↓ Skip to main content

Bolsa Família program and incomplete childhood vaccination in two Brazilian cohorts

Overview of attention for article published in Revista de Saúde Pública, November 2020
Altmetric Badge

About this Attention Score

  • Average Attention Score compared to outputs of the same age
  • Average Attention Score compared to outputs of the same age and source

Mentioned by

twitter
2 tweeters
facebook
1 Facebook page

Citations

dimensions_citation
4 Dimensions

Readers on

mendeley
40 Mendeley
You are seeing a free-to-access but limited selection of the activity Altmetric has collected about this research output. Click here to find out more.
Title
Bolsa Família program and incomplete childhood vaccination in two Brazilian cohorts
Published in
Revista de Saúde Pública, November 2020
DOI 10.11606/s1518-8787.2020054001774
Pubmed ID
Authors

Francelena de Sousa Silva, Rejane Christine de Sousa Queiroz, Maria dos Remédios Freitas Carvalho Branco, Vanda Maria Ferreira Simões, Yonna Costa Barbosa, Marcelo Augusto Ferraz Ruas do Amaral Rodrigues, Marco Antonio Barbieri, Heloísa Bettiol, Maria da Conceição Pereira Saraiva, Luiz Guilherme Scorzafave, Maria Isabel Accoroni Theodoro Habenschus, Antônio Augusto Moura da Silva

Abstract

To estimate the effect of being a beneficiary of the Bolsa Família Program (BFP) in the vaccination of children aged 13 to 35 months. Our study was based on all birth records of residents of Ribeirão Preto (SP) and probabilistic sampling with 1/3 of the births of residents of São Luís (MA), selecting low-income children, born in 2010, belonging to the cohorts Brazilian Ribeirão Preto and São Luís Birth Cohort Studies and eligible for the Bolsa Família program. The information of Cadastro Único (CadÚnico - Single Registry) was used to categorize the receipt of benefit from the BFP (yes or no). The final sample consisted of 532 children in Ribeirão Preto and 1,229 in São Luís. The outcome variable was a childhood vaccine regimen, constructed with BCG, tetravalent, triple viral, hepatitis B, poliomyelitis, rotavirus and yellow fever vaccines. The adjustment variables were: economic class, mother's schooling and mother's skin color. Children with monthly per capita family income of up to R$ 280.00 and/or economic class D/E were considered eligible for the benefit of the BFP. A theoretical model was constructed using a directed acyclic graph to estimate the effect of being a beneficiary of the BFP in the vaccination of low-income children. In the statistical analyses, weighing was used by the inverse of the probability of exposure and pairing by propensity score. Considering a monthly per capita family income of up to R$ 280.00, being a beneficiary of the BFP had no effect on the childhood vaccination schedule, according to weighing by the inverse of the probability of exposure (SL-coefficient: -0.01; 95%CI -0.07 to 0.04; p = 0.725 and RP-coefficient: 0.04; 95%CI -0.02 to 0.10; p = 0.244) and pairing by propensity score (SL-coefficient: -0.01; 95%CI -0.07 to 0.05; p = 0.744 and RP-coefficient: 0.04; 95%CI -0.02 to 0.10; p = 0.231). The receipt of the benefit of the BFP did not influence childhood vaccination, which is one of the conditionalities of the program. This may indicate that this conditionality is not being adequately monitored.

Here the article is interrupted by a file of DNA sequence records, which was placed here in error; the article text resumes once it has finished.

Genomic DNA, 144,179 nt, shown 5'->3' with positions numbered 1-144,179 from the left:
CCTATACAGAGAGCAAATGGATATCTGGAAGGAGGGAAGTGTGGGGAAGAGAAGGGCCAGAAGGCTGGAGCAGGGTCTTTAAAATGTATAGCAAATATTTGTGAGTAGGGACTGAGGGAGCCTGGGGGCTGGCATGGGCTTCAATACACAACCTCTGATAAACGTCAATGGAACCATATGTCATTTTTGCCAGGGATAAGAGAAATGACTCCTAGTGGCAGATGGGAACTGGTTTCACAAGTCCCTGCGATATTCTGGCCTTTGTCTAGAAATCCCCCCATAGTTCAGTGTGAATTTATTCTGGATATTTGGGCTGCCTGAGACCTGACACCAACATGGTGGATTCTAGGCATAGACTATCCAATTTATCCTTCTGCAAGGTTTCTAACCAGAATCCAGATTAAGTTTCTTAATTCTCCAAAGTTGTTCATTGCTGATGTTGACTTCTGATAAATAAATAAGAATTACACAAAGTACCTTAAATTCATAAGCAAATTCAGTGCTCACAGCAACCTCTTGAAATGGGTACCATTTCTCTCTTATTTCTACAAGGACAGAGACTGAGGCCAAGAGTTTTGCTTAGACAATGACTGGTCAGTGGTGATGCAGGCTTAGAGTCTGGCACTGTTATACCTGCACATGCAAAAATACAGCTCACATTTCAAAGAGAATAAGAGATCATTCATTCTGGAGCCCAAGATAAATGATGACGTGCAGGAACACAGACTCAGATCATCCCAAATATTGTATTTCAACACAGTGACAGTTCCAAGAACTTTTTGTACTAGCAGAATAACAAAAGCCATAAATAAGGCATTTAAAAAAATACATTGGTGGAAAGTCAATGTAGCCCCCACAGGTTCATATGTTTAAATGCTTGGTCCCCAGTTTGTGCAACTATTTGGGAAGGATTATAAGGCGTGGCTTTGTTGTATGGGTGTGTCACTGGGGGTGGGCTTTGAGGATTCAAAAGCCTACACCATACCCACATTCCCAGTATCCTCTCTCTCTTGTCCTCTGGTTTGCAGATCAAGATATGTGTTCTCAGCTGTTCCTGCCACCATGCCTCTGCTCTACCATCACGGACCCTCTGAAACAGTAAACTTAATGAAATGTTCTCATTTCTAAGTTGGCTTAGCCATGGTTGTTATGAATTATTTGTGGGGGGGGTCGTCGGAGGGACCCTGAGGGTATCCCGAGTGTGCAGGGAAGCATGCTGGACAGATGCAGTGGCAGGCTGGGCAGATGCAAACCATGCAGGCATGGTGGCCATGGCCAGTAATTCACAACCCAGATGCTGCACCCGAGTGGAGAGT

Twitter Demographics

The data shown below were collected from the profiles of 2 tweeters who shared this research output. Click here to find out more about how the information was compiled.

Mendeley readers

The data shown below were compiled from readership statistics for 40 Mendeley readers of this research output. Click here to see the associated Mendeley record.

Geographical breakdown

Country Count As %
Unknown 40 100%

Demographic breakdown

Readers by professional status Count As %
Student > Master 9 23%
Student > Ph. D. Student 4 10%
Other 3 8%
Professor 3 8%
Student > Doctoral Student 2 5%
Other 10 25%
Unknown 9 23%
Readers by discipline Count As %
Nursing and Health Professions 7 18%
Medicine and Dentistry 7 18%
Agricultural and Biological Sciences 2 5%
Business, Management and Accounting 2 5%
Unspecified 2 5%
Other 10 25%
Unknown 10 25%

Attention Score in Context

This research output has an Altmetric Attention Score of 2. This is our high-level measure of the quality and quantity of online attention that it has received. This Attention Score, as well as the ranking and number of research outputs shown below, was calculated when the research output was last mentioned on 15 November 2020.
All research outputs
#13,196,030
of 21,578,868 outputs
Outputs from Revista de Saúde Pública
#427
of 626 outputs
Outputs of similar age
#213,032
of 395,134 outputs
Outputs of similar age from Revista de Saúde Pública
#7
of 13 outputs
Altmetric has tracked 21,578,868 research outputs across all sources so far. This one is in the 37th percentile – i.e., 37% of other outputs scored the same or lower than it.
So far Altmetric has tracked 626 research outputs from this source. They receive a mean Attention Score of 4.8. This one has done well, scoring higher than 87% of its peers.
Older research outputs will score higher simply because they've had more time to accumulate mentions. To account for age we can compare this Altmetric Attention Score to the 395,134 tracked outputs that were published within six weeks on either side of this one in any source. This one is in the 44th percentile – i.e., 44% of its contemporaries scored the same or lower than it.
We're also able to compare this research output to 13 others from the same source and published within six weeks on either side of this one. This one is in the 38th percentile – i.e., 38% of its contemporaries scored the same or lower than it.